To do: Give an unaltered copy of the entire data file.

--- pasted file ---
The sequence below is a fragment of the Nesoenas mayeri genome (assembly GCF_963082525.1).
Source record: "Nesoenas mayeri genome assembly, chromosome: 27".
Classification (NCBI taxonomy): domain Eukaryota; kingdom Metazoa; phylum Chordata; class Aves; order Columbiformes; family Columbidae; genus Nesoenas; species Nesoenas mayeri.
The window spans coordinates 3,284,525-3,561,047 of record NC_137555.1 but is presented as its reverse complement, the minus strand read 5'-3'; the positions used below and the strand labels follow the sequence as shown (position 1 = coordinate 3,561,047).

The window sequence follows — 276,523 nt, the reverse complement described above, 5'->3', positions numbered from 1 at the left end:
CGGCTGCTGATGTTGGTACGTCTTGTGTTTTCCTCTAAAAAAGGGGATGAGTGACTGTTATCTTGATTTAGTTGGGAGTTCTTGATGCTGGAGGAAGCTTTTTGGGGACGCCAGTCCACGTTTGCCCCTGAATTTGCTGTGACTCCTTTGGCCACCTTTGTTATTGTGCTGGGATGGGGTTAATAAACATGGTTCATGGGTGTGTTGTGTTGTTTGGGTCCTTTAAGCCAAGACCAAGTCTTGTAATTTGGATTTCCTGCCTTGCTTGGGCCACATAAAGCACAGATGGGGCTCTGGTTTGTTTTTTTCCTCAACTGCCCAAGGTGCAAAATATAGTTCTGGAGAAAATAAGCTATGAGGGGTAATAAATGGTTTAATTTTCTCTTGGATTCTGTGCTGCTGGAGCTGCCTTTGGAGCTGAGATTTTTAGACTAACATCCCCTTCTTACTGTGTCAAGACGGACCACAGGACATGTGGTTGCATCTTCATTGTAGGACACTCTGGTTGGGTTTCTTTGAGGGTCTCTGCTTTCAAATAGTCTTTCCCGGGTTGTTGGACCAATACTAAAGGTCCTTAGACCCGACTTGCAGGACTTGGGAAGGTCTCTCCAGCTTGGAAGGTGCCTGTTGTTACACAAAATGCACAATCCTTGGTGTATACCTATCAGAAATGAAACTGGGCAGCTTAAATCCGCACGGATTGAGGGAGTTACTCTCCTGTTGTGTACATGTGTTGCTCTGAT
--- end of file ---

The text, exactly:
The sequence below is a fragment of the Nesoenas mayeri genome (assembly GCF_963082525.1).
Source record: "Nesoenas mayeri genome assembly, chromosome: 27".
Classification (NCBI taxonomy): domain Eukaryota; kingdom Metazoa; phylum Chordata; class Aves; order Columbiformes; family Columbidae; genus Nesoenas; species Nesoenas mayeri.
The window spans coordinates 3,284,525-3,561,047 of record NC_137555.1 but is presented as its reverse complement, the minus strand read 5'-3'; the positions used below and the strand labels follow the sequence as shown (position 1 = coordinate 3,561,047).

The window sequence follows — 276,523 nt, the reverse complement described above, 5'->3', positions numbered from 1 at the left end:
CGGCTGCTGATGTTGGTACGTCTTGTGTTTTCCTCTAAAAAAGGGGATGAGTGACTGTTATCTTGATTTAGTTGGGAGTTCTTGATGCTGGAGGAAGCTTTTTGGGGACGCCAGTCCACGTTTGCCCCTGAATTTGCTGTGACTCCTTTGGCCACCTTTGTTATTGTGCTGGGATGGGGTTAATAAACATGGTTCATGGGTGTGTTGTGTTGTTTGGGTCCTTTAAGCCAAGACCAAGTCTTGTAATTTGGATTTCCTGCCTTGCTTGGGCCACATAAAGCACAGATGGGGCTCTGGTTTGTTTTTTTCCTCAACTGCCCAAGGTGCAAAATATAGTTCTGGAGAAAATAAGCTATGAGGGGTAATAAATGGTTTAATTTTCTCTTGGATTCTGTGCTGCTGGAGCTGCCTTTGGAGCTGAGATTTTTAGACTAACATCCCCTTCTTACTGTGTCAAGACGGACCACAGGACATGTGGTTGCATCTTCATTGTAGGACACTCTGGTTGGGTTTCTTTGAGGGTCTCTGCTTTCAAATAGTCTTTCCCGGGTTGTTGGACCAATACTAAAGGTCCTTAGACCCGACTTGCAGGACTTGGGAAGGTCTCTCCAGCTTGGAAGGTGCCTGTTGTTACACAAAATGCACAATCCTTGGTGTATACCTATCAGAAATGAAACTGGGCAGCTTAAATCCGCACGGATTGAGGGAGTTACTCTCCTGTTGTGTACATGTGTTGCTCTGAT